Table 1

Relative absorbance FT-IR spectra for cell walls in red and green leaves of C. purpureus

‘Red’ cell wall peaks (cm−1)

‘Green’ cell wall peaks (cm−1)

Type of bond

Assignments to cell wall components (typical wavenumber signal in cm−1)






β-anomeric C–O

Cellulose (900)



C–C stretch

Cellulose (1040)



C–O stretch

Cellulose (1060)



C–O stretch

Cellulose (1160)


C–O stretch


C–O stretch

Pectin (1243)



C–H2 stretch

Cellulose (1320)



C–H2 stretch

Cellulose (1367)



Benzyl C=C stretches




C=C stretch

Non-esterified uronic acid (1600–1630)

~ 1640 (weak)


C=O stretch

Phenolic ring (1630)


C=O stretch

Phenolic ester (1720)

Known cell wall components have been assigned to peaks in FT-IR spectra (Additional file 1: Figure S3) according to data reported in Mouille et al. [33] and Alonso-Simón et al. [34]. Peak signals are in wavenumbers (cm−1)

Seasonal changes in UVAC of red growth forms

Both intracellular and cell wall UVAC levels within red samples of all three species increased from early to midseason (Fig. 3 and Table 2). This was highly significant for intracellular, cell wall and total extracts obtained from C. purpureus and S. antarctici (P < 0.01) where concentrations had doubled within a month in their natural environment; but was only significant for the cell wall extract of B. pseudotriquetrum (P < 0.05; Table 2) when analysed individually via Student’s t-tests (not significant in the two-way ANOVA of all species).
Fig. 3
Fig. 3

Intracellular, cell wall and total UV-B-absorbing compound concentrations for Antarctic Bryum pseudotriquetrumCeratodon purpureus and Schistidium antarctici collected at the beginning (December 2011) and middle (January 2012) of the austral summer season. Bars represent means (± SE). Significant differences within species are marked by asterisks (see Table 2)

Table 2

Statistical analysis of intracellular, cell wall and total UVAC concentrations for three red Antarctic mosses


B. pseudotriquetrum

C. purpureus

S. antarctici

t stat



t stat



t stat



Intracellular UVAC






< 0.01*



< 0.01*

Cell wall UVAC



< 0.05*



< 0.01*



< 0.0001*

Total UVAC






< 0.01*



< 0.0001*

Student’s t-test statistics and P-values (α = 0.05) showing differences between samples of Antarctic B. pseudotriquetrum, C. purpureus and S. antarctici collected from the field in early (Dec-2011) and mid growing season (Jan-2012; see also Fig. 3)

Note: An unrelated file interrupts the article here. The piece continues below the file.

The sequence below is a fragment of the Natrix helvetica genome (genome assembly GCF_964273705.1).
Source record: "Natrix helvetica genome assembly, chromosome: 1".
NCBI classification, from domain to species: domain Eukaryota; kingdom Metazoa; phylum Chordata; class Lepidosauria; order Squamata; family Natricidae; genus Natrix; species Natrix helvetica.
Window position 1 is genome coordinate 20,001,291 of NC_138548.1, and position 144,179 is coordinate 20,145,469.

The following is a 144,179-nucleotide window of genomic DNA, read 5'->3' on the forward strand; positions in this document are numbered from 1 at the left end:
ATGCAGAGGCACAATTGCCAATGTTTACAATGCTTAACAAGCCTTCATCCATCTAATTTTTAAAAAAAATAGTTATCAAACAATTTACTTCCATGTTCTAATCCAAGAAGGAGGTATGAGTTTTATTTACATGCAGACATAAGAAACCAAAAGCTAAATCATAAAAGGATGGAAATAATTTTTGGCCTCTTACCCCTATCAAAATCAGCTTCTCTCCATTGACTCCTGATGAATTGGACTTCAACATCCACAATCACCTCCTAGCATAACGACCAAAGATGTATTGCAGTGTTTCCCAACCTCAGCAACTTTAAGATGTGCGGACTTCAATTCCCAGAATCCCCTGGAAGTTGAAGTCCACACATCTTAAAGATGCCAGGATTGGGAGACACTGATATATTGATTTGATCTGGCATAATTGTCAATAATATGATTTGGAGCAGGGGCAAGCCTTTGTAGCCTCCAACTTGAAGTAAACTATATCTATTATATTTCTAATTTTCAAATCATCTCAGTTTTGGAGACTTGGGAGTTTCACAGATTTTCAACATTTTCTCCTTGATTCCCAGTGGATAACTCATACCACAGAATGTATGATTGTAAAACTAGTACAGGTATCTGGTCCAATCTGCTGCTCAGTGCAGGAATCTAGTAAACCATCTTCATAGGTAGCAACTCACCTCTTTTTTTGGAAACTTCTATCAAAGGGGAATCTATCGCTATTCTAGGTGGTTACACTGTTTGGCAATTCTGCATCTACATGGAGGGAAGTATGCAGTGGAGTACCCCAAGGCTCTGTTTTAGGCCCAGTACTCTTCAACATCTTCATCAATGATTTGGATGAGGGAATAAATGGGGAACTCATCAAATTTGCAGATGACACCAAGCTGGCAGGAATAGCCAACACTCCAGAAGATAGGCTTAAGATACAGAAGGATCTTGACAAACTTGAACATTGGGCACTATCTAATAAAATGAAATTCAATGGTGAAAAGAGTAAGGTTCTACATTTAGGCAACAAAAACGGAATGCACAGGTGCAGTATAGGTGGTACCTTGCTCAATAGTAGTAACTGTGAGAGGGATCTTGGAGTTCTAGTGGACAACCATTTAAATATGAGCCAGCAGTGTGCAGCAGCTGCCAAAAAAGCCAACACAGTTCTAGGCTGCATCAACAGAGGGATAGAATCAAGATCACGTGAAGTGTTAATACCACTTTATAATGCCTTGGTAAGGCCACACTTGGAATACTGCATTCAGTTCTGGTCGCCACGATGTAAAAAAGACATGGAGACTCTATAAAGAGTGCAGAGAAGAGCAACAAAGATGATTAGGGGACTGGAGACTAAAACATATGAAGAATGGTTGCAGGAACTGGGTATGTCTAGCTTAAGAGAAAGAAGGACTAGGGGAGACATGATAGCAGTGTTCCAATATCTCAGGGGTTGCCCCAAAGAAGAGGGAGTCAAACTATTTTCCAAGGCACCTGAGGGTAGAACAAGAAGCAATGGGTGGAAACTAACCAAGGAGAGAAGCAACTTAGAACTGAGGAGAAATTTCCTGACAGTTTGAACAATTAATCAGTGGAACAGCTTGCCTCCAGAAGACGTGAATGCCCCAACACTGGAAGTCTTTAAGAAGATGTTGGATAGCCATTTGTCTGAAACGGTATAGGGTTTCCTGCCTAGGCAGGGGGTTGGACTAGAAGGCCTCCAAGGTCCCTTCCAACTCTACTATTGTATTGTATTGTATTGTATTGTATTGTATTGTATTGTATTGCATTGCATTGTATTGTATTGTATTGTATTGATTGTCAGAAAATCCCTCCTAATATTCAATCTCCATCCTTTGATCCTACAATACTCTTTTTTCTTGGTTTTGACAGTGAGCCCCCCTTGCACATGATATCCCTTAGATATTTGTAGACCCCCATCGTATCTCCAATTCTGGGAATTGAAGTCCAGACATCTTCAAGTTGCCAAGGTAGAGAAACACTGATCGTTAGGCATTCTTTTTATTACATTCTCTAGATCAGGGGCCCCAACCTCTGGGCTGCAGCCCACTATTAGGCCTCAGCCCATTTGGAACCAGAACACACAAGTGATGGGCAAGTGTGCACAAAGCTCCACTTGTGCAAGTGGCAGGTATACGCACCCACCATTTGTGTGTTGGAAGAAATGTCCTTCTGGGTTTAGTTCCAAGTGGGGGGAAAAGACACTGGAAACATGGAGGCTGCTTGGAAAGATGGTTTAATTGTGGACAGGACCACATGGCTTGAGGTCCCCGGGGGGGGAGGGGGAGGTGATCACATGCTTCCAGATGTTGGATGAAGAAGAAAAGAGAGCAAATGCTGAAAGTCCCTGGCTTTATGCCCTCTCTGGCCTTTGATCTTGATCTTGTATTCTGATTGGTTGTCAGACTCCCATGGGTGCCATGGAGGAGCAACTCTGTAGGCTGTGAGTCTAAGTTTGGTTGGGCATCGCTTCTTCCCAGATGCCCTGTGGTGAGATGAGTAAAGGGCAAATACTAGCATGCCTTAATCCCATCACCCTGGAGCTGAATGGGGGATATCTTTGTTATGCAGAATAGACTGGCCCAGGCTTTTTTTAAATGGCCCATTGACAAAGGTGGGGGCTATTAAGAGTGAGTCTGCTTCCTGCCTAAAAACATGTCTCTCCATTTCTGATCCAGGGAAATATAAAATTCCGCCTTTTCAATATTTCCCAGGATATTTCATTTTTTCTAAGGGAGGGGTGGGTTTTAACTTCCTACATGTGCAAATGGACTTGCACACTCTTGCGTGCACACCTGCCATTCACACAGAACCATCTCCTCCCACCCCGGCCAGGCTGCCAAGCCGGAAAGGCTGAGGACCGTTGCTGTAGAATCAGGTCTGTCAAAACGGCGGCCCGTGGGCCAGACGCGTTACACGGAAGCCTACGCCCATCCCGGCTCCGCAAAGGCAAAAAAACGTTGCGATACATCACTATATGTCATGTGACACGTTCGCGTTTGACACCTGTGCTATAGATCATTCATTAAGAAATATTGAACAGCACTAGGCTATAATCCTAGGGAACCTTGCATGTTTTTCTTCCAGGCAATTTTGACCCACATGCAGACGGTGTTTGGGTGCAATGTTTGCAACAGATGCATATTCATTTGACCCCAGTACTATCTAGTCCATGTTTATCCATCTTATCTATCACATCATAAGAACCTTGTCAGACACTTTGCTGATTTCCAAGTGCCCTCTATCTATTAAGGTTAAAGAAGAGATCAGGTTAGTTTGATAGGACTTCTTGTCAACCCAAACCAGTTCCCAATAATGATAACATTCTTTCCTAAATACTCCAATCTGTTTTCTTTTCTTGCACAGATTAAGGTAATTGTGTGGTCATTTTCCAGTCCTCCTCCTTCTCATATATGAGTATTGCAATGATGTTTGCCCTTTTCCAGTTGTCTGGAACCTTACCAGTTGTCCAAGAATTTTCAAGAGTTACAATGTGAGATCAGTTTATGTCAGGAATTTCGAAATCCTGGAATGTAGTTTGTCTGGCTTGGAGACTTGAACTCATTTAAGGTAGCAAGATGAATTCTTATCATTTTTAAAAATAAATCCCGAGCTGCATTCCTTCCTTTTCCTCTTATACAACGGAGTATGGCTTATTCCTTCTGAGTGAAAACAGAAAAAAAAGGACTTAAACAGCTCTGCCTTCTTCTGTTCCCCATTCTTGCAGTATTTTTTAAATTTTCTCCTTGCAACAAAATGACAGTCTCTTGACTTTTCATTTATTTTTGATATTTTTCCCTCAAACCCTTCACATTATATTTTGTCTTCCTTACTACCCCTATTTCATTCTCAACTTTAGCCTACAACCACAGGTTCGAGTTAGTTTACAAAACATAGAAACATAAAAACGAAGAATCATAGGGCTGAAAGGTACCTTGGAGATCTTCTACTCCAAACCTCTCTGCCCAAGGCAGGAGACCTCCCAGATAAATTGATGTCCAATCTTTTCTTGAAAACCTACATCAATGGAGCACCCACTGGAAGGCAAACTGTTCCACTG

DF degrees of freedom

Significant P-values are marked with an asterisk

Species also showed significant differences independent of collection time. Bryum pseudotriquetrum had significantly higher concentrations of intracellular UVAC than both C. purpureus and S. antarctici (F2,2 = 5.91, P < 0.01) whilst the latter two species shared similar intracellular levels. Conversely, cell wall UVAC in S. antarctici were significantly higher than C. purpureus and B. pseudotriquetrum (F2,2 = 6.13, P < 0.01). The two cosmopolitan species also contained similar levels of UVAC within their cell walls. Consequently, the combined intracellular and cell wall UVAC concentrations (total) were significantly higher in B. pseudotriquetrum than C. purpureus with S. antarctici comparable to both (F2,2 = 4.04, P < 0.05).

Greening under laboratory conditions

Red varieties of B. pseudotriquetrum, C. purpureus and S. antarctici collected midseason 2011/12 showed new, green growth during 2 weeks of optimal growth conditions in the laboratory. New green tissue grew in less than 7 days for B. pseudotriquetrum, approximately 7 days for C. purpureus and between 7 and 14 days for S. antarctici. This greening occurred in parallel with changes in UVAC amounts over the 2-week period.

Ceratodon purpureus and S. antarctici exhibited significantly lower cell wall UVAC concentrations after 2 weeks but did not significantly alter intracellular UVAC (Fig. 4 and Table 3). Therefore, the apparent declining trend in total UVAC was insignificant. In contrast to C. purpureus and S. antarctici, B. pseudotriquetrum significantly decreased its intracellular UVAC concentrations, which contributed to a significant decline in total UVAC over the 2-week greening period. Cell wall UVAC levels (weeks 0–2) were maintained in B. pseudotriquetrum and seemed to be unaffected by new growth. Intracellular UVAC were significantly more abundant than cell wall UVAC for B. pseudotriquetrum (t38 = 6.82, P < 0.0001) and C. purpureus (t34 = 3.08, P < 0.01) but not for S. antarctici when weeks were pooled.